And your system should include also a downside risk mitigation system that uses quantatitive data that helps to anticipate any type of market and has triggers to help ensure a market crash doesn’t decimate your portfolio. And with the unstable markets we’re seeing today, you might consider employing active money management strategies. Strategic and tactical asset management are well-suited for volatile markets and can allow for intervention and changes to your holdings, perhaps even to cash, as market conditions dictate.

Don’t make 2023 one of those ‘Could of . . . Would of . . . Should of’ kind of years, take action! Folks, with a little foresight and planning you can ease the middle-class curse and set yourself up for long-term success.

So as always – be vigilant and stay alert, because you deserve more!
Have a great week.

Jeff Cutter, CPA/PFS is President of Cutter Financial Group, LLC, an SEC Registered Investment Advisor with offices in Falmouth, Duxbury, and Mansfield, MA. Insurance offered through its affiliate, CutterInsure, Inc.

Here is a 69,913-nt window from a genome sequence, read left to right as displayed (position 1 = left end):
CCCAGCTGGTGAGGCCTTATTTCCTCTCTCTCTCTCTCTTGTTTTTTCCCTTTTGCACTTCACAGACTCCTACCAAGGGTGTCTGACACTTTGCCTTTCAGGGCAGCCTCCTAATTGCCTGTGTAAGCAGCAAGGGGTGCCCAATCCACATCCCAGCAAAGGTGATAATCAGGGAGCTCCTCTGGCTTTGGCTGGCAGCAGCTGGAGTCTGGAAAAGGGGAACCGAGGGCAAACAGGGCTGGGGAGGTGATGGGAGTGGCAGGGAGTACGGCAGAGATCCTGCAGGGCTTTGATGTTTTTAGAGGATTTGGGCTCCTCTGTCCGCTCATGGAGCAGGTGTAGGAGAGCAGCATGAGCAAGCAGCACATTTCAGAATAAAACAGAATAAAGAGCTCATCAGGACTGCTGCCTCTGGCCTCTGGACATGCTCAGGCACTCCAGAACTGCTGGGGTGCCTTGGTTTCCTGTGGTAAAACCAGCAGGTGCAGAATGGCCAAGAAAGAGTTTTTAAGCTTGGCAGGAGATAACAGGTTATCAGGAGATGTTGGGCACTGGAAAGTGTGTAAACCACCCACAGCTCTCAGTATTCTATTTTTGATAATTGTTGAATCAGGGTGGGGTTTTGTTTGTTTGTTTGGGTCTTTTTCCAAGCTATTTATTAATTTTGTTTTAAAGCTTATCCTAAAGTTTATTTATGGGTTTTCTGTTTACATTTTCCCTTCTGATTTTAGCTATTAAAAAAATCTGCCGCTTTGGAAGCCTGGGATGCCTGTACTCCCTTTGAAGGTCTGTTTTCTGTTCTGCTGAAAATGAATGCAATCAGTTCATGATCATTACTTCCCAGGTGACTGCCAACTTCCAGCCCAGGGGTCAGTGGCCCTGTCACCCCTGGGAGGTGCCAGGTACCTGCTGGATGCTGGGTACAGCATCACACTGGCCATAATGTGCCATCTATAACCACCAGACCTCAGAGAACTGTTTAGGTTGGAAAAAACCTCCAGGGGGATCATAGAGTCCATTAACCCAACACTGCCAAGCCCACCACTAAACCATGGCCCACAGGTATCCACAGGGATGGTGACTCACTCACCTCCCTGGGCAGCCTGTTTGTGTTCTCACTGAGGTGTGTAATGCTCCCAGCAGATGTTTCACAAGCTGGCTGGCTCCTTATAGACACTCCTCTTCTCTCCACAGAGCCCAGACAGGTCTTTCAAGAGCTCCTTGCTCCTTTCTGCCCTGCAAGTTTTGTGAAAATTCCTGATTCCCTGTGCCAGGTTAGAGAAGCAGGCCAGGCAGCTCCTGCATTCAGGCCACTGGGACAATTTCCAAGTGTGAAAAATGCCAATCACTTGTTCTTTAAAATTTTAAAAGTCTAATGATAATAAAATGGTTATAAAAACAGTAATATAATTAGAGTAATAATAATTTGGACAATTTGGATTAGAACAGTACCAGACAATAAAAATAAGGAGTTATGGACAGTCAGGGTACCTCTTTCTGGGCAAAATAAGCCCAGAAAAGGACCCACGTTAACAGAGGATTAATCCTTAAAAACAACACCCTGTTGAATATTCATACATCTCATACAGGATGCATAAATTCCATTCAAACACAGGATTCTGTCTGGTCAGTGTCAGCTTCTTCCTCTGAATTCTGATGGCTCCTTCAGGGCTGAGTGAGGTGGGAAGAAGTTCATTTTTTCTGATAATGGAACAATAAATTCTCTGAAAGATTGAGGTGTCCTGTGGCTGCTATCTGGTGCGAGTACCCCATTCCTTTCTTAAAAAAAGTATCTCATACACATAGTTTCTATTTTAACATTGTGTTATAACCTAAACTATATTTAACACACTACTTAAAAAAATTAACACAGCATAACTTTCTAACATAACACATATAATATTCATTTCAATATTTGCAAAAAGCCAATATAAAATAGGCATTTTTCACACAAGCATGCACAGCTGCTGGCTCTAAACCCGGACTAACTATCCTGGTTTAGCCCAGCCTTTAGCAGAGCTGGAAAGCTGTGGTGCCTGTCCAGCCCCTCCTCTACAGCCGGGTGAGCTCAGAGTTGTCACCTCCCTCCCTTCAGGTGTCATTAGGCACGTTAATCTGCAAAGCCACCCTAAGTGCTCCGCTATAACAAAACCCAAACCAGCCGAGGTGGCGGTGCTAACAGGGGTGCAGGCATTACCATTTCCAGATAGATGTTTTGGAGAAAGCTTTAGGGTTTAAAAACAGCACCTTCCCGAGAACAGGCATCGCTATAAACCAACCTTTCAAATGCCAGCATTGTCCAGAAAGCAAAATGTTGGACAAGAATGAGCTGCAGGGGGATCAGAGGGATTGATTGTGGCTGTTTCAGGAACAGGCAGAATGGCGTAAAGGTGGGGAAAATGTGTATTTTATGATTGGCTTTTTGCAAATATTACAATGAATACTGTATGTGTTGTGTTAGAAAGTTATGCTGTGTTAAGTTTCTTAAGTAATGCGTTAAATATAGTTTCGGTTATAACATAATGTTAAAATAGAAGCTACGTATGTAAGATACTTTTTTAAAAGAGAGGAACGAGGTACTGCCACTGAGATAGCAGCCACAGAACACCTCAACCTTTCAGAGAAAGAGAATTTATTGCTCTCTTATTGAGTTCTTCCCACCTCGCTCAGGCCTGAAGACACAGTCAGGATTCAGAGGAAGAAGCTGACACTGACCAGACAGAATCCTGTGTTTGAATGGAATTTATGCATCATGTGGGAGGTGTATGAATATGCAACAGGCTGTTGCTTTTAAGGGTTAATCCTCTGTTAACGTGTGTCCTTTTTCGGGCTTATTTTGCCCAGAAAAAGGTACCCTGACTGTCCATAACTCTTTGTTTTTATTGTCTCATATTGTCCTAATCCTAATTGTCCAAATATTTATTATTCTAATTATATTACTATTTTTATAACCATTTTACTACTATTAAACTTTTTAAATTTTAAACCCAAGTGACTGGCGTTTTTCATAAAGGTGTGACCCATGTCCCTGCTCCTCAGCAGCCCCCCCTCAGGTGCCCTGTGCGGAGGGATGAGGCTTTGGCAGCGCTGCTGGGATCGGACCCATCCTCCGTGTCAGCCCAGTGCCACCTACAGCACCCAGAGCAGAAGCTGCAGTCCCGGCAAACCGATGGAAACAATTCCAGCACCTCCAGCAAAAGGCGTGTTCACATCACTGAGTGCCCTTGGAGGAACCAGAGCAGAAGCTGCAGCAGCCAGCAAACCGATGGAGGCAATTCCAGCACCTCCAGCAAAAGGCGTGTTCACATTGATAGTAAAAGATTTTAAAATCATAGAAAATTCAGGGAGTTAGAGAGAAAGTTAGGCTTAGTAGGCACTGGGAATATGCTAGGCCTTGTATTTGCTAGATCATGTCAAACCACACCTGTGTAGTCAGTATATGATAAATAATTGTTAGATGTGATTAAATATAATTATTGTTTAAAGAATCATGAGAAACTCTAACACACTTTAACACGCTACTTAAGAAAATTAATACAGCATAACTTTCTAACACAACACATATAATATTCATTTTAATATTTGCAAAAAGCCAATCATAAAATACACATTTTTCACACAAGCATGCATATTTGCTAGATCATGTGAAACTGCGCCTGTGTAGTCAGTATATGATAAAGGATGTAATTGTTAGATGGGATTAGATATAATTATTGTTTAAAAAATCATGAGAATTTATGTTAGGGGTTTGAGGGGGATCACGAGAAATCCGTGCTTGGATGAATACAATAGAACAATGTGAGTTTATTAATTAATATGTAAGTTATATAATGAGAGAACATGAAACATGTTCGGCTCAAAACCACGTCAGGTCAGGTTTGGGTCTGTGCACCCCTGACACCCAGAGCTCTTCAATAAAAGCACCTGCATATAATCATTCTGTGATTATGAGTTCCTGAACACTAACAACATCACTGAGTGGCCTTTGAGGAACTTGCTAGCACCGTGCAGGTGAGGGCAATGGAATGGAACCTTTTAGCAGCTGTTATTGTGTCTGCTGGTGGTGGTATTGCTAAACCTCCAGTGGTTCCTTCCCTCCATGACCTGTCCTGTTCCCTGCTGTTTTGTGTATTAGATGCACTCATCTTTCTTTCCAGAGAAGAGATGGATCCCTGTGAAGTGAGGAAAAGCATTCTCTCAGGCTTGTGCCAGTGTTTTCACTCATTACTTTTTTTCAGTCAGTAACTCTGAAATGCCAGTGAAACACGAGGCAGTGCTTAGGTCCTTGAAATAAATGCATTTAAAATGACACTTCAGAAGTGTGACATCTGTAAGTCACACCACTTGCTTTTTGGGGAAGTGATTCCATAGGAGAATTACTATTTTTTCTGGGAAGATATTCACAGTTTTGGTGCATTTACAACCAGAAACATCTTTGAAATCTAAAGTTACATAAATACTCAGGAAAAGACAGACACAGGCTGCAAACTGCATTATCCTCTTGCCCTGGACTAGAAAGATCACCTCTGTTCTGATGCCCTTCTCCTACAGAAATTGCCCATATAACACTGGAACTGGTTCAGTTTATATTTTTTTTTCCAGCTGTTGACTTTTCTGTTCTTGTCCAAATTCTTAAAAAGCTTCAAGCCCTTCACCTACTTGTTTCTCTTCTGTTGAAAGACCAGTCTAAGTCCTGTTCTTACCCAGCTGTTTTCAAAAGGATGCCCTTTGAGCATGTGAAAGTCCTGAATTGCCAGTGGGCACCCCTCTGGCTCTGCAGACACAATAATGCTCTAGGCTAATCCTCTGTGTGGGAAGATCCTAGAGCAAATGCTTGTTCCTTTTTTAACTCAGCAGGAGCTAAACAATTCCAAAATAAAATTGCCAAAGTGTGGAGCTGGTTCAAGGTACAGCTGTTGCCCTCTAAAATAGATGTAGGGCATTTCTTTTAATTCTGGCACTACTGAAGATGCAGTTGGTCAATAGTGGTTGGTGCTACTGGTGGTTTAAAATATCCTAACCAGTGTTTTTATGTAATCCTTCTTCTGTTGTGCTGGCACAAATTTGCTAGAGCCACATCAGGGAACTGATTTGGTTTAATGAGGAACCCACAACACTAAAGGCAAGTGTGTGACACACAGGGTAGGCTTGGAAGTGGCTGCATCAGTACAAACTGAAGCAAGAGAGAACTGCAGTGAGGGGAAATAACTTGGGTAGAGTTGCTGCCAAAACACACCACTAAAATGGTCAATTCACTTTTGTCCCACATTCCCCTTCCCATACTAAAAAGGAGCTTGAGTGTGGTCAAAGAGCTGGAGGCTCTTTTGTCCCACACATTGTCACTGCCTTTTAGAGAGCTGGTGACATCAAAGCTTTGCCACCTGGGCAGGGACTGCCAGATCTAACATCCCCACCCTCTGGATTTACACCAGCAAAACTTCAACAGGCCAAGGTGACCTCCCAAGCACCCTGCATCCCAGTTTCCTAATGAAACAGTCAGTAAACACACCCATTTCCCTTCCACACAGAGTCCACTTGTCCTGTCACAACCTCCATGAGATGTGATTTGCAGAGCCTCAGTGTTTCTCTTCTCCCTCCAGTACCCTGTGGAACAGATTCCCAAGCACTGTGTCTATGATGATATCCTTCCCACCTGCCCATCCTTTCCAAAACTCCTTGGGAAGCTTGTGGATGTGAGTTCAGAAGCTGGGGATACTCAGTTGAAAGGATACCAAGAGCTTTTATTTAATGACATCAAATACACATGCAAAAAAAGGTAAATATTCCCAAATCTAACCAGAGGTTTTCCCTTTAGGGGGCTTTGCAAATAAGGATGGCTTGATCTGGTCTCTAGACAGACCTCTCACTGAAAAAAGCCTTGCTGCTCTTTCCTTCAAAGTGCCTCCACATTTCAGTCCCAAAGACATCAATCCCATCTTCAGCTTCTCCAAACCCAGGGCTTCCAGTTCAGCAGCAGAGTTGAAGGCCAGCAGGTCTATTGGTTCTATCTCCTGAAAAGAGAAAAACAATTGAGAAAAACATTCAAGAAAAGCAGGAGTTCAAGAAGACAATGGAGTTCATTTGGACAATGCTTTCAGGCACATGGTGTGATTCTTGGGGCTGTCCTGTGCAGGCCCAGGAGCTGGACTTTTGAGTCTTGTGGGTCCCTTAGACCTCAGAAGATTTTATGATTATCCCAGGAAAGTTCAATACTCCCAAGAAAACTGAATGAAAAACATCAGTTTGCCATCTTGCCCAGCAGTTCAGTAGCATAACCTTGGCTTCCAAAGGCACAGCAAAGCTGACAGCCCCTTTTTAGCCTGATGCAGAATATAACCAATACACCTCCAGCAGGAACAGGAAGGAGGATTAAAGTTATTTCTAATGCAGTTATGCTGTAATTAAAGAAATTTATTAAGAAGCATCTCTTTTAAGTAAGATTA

We do not offer tax or legal advice. Jeff can be reached at This information is intended to provide general information. It is not intended to offer or deliver investment advice in any way. Information regarding investment services is provided solely to gain a better understanding of the subject of the article. Different types of investments involve varying degrees of risk, including the potential for loss. Therefore, it should not be assumed that future performance of any specific investment or investment strategy will be profitable. Insurance product guarantees are backed by the financial strength and claims-paying ability of the issuing company. Market data and other cited or linked-to content is based on generally available information and is believed to be reliable. Cutter Financial does not guarantee the performance of any investment or the accuracy of the information contained in this article. Cutter Financial will provide all prospective clients with a copy of Cutter Financial’s Form ADV 2A, Appendix 1, applicable Form ADV 2Bs and Form CRS as well as the firm privacy policy. Please contact us to request a free copy via .pdf or hardcopy. 1. 2. 3. 4. Ibid 5. Ibid